Language - Picts - 03 Examples
Type of Spiritual Experience
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A description of the experience
Ogham Stones in the Pictish Area
The majority of Scottish Ogham stones are located in areas which were under the control of Pictish kingdoms, along the eastern coast of Scotland north of the River Forth, and in the Orkney and Shetland islands. All of the stones along the east coast of Scotland are in low-lying areas on or near the coastline, with the largest concentration of stones in mainland Scotland in the area inland from Aberdeen. There are no known Ogham stones from the highlands or the Outer Hebrides, although a number of portable artefacts with Ogham inscriptions have been found in the Outer Hebrides, the Orkney islands, and the Shetland islands (marked with green tags on my map), suggesting that Ogham was more widely used than the distribution of monumental Ogham stones would suggest. These and other Ogham-inscribed portable artefacts will be discussed in a future blog post.
There are a couple of Ogham stones in the east of Scotland which are pillar-shaped and have an inscription running up one of the natural edges of the stone (AUQUH/1 and NEWT/1), but these differ from the pillar stones of Dalriada in that the inscriptions on them seem to represent Pictish personal names rather than Gaelic personal names.
The majority of Ogham inscriptions from the Pictish areas of Scotland are very different to those found in Ireland and elsewhere in Britain. Firstly, the inscriptions mostly occur on Pictish symbol stones or cross slabs where the Ogham inscription is just part of a larger design that includes Pictish symbols and images and/or intricately interlaced cross designs. Secondly, the Ogham inscription is usually engraved on an artificial stemline on the surface of the stone, either on the main surface of the stone (e.g. FRMSN/1 and BRATT/1) or running up one or both of the narrow sides of the stone (e.g. DYCE/1 and FORDN/1). In some cases the inscription does not have an artificial stemline when it runs along the sculptured edge of a monument (e.g. GOLPI/1).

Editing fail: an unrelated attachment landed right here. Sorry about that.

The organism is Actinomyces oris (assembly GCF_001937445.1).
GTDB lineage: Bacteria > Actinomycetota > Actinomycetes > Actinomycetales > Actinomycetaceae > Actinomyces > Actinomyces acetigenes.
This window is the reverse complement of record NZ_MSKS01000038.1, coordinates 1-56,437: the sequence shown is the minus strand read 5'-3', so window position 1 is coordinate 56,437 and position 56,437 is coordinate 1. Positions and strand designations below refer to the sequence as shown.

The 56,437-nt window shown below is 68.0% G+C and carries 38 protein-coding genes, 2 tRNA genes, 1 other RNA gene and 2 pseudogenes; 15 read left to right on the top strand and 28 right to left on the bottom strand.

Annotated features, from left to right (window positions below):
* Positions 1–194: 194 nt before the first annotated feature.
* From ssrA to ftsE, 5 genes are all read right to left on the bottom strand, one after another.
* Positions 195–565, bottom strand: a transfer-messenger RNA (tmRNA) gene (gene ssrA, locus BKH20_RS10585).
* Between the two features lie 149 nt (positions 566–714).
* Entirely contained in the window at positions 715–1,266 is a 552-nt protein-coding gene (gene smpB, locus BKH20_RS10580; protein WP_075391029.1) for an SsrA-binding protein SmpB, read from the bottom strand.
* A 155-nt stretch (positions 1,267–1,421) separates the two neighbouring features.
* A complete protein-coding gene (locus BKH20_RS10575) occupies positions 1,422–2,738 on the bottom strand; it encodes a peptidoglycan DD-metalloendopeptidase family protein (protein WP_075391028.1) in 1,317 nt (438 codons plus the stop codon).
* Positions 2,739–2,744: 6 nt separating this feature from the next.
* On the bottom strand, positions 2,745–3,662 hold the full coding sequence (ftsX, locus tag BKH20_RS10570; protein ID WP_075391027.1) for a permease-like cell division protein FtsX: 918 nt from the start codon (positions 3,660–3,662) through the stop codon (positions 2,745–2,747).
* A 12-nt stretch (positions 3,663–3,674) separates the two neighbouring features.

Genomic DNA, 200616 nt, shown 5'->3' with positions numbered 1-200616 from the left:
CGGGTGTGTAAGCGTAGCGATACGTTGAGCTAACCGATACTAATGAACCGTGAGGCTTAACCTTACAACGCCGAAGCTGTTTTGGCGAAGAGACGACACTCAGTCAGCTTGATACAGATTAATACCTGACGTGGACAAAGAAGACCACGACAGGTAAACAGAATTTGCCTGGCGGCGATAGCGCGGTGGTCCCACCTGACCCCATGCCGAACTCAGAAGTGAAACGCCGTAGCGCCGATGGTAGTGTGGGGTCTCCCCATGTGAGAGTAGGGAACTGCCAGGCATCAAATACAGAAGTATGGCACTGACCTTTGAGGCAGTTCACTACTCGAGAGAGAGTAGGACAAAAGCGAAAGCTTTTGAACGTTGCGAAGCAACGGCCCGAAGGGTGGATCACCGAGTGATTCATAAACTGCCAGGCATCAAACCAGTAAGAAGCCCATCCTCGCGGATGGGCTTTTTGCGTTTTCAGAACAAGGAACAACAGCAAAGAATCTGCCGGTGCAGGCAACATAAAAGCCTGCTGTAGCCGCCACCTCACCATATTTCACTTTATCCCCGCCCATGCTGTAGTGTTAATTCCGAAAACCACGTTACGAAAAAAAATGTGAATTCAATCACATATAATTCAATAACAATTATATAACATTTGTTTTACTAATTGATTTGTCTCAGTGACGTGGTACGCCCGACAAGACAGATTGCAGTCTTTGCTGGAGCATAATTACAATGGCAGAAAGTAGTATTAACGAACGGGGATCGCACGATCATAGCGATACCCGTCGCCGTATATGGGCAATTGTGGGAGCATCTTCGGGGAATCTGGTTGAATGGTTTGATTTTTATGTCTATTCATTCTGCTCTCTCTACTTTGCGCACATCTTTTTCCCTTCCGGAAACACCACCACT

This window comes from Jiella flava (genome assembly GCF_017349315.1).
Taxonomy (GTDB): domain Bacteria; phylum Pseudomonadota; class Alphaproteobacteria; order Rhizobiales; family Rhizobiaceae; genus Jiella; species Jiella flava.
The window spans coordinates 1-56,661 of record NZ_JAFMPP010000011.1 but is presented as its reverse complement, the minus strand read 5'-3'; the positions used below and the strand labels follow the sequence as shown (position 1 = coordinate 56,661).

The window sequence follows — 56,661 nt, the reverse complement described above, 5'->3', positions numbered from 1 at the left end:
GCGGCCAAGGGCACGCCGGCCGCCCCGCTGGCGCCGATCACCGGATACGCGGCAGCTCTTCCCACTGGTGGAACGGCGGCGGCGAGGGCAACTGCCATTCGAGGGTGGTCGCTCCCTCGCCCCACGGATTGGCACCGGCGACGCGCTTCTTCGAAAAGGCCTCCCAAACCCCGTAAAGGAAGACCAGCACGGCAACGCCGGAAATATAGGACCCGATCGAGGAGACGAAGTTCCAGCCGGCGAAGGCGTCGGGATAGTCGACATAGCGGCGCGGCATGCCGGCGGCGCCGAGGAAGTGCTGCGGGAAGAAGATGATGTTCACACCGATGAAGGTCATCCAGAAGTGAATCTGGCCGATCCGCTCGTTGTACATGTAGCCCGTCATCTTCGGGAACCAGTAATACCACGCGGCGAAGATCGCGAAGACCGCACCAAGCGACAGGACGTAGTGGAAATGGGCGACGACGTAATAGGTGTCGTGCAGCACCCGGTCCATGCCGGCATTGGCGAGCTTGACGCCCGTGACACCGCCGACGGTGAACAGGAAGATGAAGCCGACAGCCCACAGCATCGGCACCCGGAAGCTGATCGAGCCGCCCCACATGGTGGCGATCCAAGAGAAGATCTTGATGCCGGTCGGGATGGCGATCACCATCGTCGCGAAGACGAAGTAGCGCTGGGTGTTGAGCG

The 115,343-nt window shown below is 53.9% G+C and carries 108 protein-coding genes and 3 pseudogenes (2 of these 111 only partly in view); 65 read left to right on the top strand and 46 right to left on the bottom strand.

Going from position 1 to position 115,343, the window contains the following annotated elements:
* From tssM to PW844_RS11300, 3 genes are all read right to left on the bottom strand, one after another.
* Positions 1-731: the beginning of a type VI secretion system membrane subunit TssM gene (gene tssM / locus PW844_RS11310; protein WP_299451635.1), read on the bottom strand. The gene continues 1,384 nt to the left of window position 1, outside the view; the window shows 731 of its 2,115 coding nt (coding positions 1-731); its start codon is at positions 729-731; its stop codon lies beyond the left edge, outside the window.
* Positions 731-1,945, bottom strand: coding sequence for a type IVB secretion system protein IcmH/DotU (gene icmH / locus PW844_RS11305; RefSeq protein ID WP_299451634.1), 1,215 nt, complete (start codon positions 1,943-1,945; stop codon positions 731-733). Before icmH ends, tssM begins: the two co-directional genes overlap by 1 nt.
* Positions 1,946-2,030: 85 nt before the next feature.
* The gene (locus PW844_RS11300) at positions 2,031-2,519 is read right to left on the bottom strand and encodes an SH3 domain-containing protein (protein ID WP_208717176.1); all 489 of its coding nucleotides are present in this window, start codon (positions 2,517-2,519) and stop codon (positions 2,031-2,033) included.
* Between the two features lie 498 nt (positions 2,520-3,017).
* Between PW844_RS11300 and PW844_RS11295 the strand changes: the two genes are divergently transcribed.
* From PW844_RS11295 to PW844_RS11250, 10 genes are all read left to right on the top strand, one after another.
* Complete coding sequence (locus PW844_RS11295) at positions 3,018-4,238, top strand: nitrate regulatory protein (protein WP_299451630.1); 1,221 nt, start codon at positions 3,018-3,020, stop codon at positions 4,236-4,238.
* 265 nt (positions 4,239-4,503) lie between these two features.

The most intriguing feature of the Ogham inscriptions from the east of Scotland and the Orkney and Shetland islands is their language, which has been subject to much discussion, as well as some fanciful suggestions which I shall not repeat here. The identification of the language of these inscriptions has been hindered by the peculiar orthography employed, with frequent doubling or even trippling of letters, but the general view is that the language of these stones is mainly Pictish, and that Pictish is related to the Brythonic languages spoken in Southern Britain. Unfortunately, Pictish is so poorly attested that it is difficult to be certain what the Ogham inscriptions mean, although by analogy with Ogham stones from elsewhere it is thought that the inscriptions largely represent personal names. Although the names on these inscriptions mostly seem to be Brythonic, i.e. Pictish, several of the inscriptions include the Goidelic element MEQQ" (BREAY/1, STNIN/1) or MAQQ (ALTYR/1, DYCE/1, FRMSN/1, LARON/1) which presumably corresponds to the Primitive Irish word maqi "son of" commonly found on Ogham pillar stone from Ireland and Wales. MEQQ or MAQQ in these inscriptions may be a Gaelic loanword in Pictish, or it may indicate that at least some of these inscriptions were written in a Gaelic language, and that only the personal names were Pictish. I tend to favour the latter hypothesis as it seems unlikely that the Picts would need to borrow such a common word as "son" from their Gaelic-speaking neighbours (it has been argued unconvincingly that Pictish had no word for "son of a father" as it was a strictly matrilinear society, but in that case why would they need to use such a word in monumental inscriptions?).
There have also been some attempts to read Old Norse names and words in some of the inscriptions, particularly those from the Orkney and Shetland Islands, which were subject to Scandinavian colonization during the late 8th and early 9th centuries. The most convincing example occurs on a decorated cross slab from Bressay in Shetland (BREAY/1) which has the inscription "CRROSCC NAHHTVVDDADDS DATTRR ANN[--] | BENISES MEQQ DDROANN[--]" (The cross of Nahhtvddadds, daughter of Ann[...], and Benises, son of Droann). Katherine Forsyth regards the language of this inscription as mixed Norse-Gaelic, with the red-coloured names and words being Old Norse, and the green-coloured names and words being Goidelic. In particular, she identifies the word DATTR as Old Norse dóttir "daughter"; but although the Goidelic word inigena "daughter" only occurs a single time in the entire Ogham corpus (EGLWC/1) it seems somewhat unnecessary to have to borrow the Old Norse word for daughter when writing Ogham.